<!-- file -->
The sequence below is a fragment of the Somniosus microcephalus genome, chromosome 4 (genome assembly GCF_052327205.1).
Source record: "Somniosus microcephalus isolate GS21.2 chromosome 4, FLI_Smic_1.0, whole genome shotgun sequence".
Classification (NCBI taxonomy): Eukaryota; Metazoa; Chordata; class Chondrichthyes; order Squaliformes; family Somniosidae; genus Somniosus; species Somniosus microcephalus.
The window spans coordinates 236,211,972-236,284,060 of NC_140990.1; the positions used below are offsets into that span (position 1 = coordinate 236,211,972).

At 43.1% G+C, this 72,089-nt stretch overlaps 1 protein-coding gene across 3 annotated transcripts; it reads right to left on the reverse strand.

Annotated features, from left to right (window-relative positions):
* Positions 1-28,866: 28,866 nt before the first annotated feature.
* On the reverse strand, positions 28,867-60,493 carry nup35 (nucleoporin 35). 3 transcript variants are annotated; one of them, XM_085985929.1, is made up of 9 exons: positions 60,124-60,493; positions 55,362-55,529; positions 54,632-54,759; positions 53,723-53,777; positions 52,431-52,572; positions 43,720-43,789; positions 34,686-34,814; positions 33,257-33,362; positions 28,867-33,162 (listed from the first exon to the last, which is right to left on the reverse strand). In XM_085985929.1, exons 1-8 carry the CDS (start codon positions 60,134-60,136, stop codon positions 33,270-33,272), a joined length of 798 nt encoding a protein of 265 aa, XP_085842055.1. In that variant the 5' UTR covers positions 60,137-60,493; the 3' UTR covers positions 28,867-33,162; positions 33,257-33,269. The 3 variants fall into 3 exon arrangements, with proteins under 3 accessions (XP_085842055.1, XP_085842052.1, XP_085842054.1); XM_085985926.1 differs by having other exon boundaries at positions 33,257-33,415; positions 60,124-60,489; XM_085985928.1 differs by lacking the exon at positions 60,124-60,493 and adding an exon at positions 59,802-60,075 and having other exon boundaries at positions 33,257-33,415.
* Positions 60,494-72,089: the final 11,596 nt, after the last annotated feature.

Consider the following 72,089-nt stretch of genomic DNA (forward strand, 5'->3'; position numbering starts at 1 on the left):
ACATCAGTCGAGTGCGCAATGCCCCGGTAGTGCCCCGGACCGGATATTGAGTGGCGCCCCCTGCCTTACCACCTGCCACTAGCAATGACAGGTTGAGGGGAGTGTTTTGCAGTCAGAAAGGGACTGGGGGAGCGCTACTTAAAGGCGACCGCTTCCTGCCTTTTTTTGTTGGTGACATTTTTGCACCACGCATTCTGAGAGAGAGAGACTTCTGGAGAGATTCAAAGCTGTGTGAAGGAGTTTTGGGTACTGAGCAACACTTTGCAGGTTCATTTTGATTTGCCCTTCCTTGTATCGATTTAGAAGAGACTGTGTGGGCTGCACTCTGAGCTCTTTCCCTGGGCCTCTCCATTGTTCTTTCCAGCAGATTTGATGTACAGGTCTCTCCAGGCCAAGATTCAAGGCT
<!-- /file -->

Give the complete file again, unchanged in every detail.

The sequence below is a fragment of the Somniosus microcephalus genome, chromosome 4 (genome assembly GCF_052327205.1).
Source record: "Somniosus microcephalus isolate GS21.2 chromosome 4, FLI_Smic_1.0, whole genome shotgun sequence".
Classification (NCBI taxonomy): Eukaryota; Metazoa; Chordata; class Chondrichthyes; order Squaliformes; family Somniosidae; genus Somniosus; species Somniosus microcephalus.
The window spans coordinates 236,211,972-236,284,060 of NC_140990.1; the positions used below are offsets into that span (position 1 = coordinate 236,211,972).

At 43.1% G+C, this 72,089-nt stretch overlaps 1 protein-coding gene across 3 annotated transcripts; it reads right to left on the reverse strand.

Annotated features, from left to right (window-relative positions):
* Positions 1-28,866: 28,866 nt before the first annotated feature.
* On the reverse strand, positions 28,867-60,493 carry nup35 (nucleoporin 35). 3 transcript variants are annotated; one of them, XM_085985929.1, is made up of 9 exons: positions 60,124-60,493; positions 55,362-55,529; positions 54,632-54,759; positions 53,723-53,777; positions 52,431-52,572; positions 43,720-43,789; positions 34,686-34,814; positions 33,257-33,362; positions 28,867-33,162 (listed from the first exon to the last, which is right to left on the reverse strand). In XM_085985929.1, exons 1-8 carry the CDS (start codon positions 60,134-60,136, stop codon positions 33,270-33,272), a joined length of 798 nt encoding a protein of 265 aa, XP_085842055.1. In that variant the 5' UTR covers positions 60,137-60,493; the 3' UTR covers positions 28,867-33,162; positions 33,257-33,269. The 3 variants fall into 3 exon arrangements, with proteins under 3 accessions (XP_085842055.1, XP_085842052.1, XP_085842054.1); XM_085985926.1 differs by having other exon boundaries at positions 33,257-33,415; positions 60,124-60,489; XM_085985928.1 differs by lacking the exon at positions 60,124-60,493 and adding an exon at positions 59,802-60,075 and having other exon boundaries at positions 33,257-33,415.
* Positions 60,494-72,089: the final 11,596 nt, after the last annotated feature.

Consider the following 72,089-nt stretch of genomic DNA (forward strand, 5'->3'; position numbering starts at 1 on the left):
ACATCAGTCGAGTGCGCAATGCCCCGGTAGTGCCCCGGACCGGATATTGAGTGGCGCCCCCTGCCTTACCACCTGCCACTAGCAATGACAGGTTGAGGGGAGTGTTTTGCAGTCAGAAAGGGACTGGGGGAGCGCTACTTAAAGGCGACCGCTTCCTGCCTTTTTTTGTTGGTGACATTTTTGCACCACGCATTCTGAGAGAGAGAGACTTCTGGAGAGATTCAAAGCTGTGTGAAGGAGTTTTGGGTACTGAGCAACACTTTGCAGGTTCATTTTGATTTGCCCTTCCTTGTATCGATTTAGAAGAGACTGTGTGGGCTGCACTCTGAGCTCTTTCCCTGGGCCTCTCCATTGTTCTTTCCAGCAGATTTGATGTACAGGTCTCTCCAGGCCAAGATTCAAGGCT